When I arrived in the Middle East AdLand almost three years ago, the Olympics were just about to kick off in London and social media was a critical component of that process from the outset. In MENA, however, social media briefs were a separate, last-minute add-on to overall marketing plans. But that has fortunately changed.
Social Media Strategies and Businesses
What is a social media strategy? It’s a combination of a company’s marketing strategy (where it is a medium), sales strategy (social media is tied to a business’ financial goals), and friend contact strategy (it’s personal, not just business or marketing). There is ample evidence to suggest that social media is integrated in marketing tactics, where not so long ago it was just an afterthought. We are seeing significant budget allocated to it, be it paid support, management of owned presence, or analysis of earned data.
While just a few years ago, many companies were ‘doing’ social, now they are ‘being’ social. Social business means that a business can be social without having a Facebook page. Boardrooms are asking questions like “What social technologies are in place within our organization?” or “What is their purpose and how integrated are they?”
The “rise” of social refers not only to volume but quality. The user base speaks for itself – most social platforms have doubled their usage numbers in MENA over the past three years. The market exists but what about the distribution? Are we still lacking practitioners within organizations? Mindshare, for example, didn’t have a social media department in 2012. Now, there are 20 specialists across the region. We are not alone. More social talent naturally results in better social media strategies.
The Evolution of Social Media Marketing in MENA
There are many signs that highlight the evolution of social media marketing in this region, beginning with the use of social data by the government. The public sector uses social media to disseminate information, and content, to citizens. Ministries employ consultants to analyze this data for future use. Campaigns are becoming increasingly user-focused – the #MyDubai story’s success stemmed from its manifestation through people. Thinking local isn’t the only important thing – local technology like Brndstr and Snappcard are savvy regional startups. The most successful strategies are global-aligned and locally adapted.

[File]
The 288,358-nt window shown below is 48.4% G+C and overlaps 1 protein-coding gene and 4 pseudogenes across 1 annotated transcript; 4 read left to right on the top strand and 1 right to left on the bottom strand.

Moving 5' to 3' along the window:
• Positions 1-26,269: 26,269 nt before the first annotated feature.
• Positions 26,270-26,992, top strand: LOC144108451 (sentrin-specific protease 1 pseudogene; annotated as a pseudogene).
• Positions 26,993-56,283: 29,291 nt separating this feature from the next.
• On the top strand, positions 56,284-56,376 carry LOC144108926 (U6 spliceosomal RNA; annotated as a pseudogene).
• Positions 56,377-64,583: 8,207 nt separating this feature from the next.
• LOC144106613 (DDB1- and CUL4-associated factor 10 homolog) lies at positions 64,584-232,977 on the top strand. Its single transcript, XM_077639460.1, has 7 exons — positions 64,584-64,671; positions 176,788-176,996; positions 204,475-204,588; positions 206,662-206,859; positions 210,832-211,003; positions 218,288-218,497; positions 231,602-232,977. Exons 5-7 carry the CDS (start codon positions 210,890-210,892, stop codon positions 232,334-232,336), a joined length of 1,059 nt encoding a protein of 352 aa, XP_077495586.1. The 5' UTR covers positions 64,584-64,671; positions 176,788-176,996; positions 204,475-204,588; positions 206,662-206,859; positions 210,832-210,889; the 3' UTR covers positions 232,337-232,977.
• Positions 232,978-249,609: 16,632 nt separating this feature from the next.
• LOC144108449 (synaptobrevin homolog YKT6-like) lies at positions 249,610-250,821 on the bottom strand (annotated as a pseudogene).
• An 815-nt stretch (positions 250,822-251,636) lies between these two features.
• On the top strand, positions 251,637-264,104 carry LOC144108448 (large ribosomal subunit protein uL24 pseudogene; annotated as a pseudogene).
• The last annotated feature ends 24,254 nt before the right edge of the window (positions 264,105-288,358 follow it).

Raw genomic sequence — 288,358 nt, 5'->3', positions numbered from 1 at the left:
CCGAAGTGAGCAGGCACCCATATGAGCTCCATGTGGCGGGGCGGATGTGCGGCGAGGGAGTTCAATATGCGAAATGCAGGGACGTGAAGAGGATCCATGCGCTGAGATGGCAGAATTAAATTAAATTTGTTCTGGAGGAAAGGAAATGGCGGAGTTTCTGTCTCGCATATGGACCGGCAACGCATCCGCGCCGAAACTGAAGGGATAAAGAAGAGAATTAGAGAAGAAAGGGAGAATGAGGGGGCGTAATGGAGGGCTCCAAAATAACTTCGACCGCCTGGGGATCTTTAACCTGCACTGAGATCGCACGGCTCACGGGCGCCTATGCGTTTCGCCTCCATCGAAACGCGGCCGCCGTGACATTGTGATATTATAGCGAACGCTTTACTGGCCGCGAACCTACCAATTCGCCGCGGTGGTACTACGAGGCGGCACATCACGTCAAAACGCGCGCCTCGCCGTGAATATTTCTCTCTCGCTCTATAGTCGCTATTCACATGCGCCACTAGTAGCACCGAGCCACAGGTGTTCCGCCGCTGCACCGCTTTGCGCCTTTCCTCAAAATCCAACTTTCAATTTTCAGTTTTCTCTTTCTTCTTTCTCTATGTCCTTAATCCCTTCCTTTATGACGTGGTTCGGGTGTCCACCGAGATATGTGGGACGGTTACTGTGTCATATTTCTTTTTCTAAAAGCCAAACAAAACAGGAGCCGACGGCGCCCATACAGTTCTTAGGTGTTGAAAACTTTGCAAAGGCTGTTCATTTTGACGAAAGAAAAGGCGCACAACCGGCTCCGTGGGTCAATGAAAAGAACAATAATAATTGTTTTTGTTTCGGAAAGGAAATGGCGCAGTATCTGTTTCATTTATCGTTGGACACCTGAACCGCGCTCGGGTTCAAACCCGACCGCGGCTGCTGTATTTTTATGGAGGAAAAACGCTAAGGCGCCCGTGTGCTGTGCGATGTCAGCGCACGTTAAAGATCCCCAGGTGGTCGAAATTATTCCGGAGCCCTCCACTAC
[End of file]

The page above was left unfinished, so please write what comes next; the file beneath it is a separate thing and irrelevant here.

Social networks are leading the way with Facebook, LinkedIn and Twitter showing strong regional representation and orchestrating events that are commonly-celebrated in the Middle East, like Ramadan, on the global radar. These accounts are often handled in the region by massive in-house teams: airlines, for example, offer 24/7 service to travelers. Having this ownership over data is a great platform from which to build social strategies. In response to the growth of social media usage and brands’ appetite to get on board, the value of social capital and the growth of the social media influencers’ economy are at an all-time high.
Brands are looking at social media beyond simple marketing and evolving towards social business, whether in the R&D, CRM, or sales force management departments. It could be argued that there is still room to improve upon the quality of strategic ‘social thinking’, but foundation in the region has been laid and there are strong signs of a fertile ground for social media marketing.
This article was published in The Arabian Marketer February print issue.
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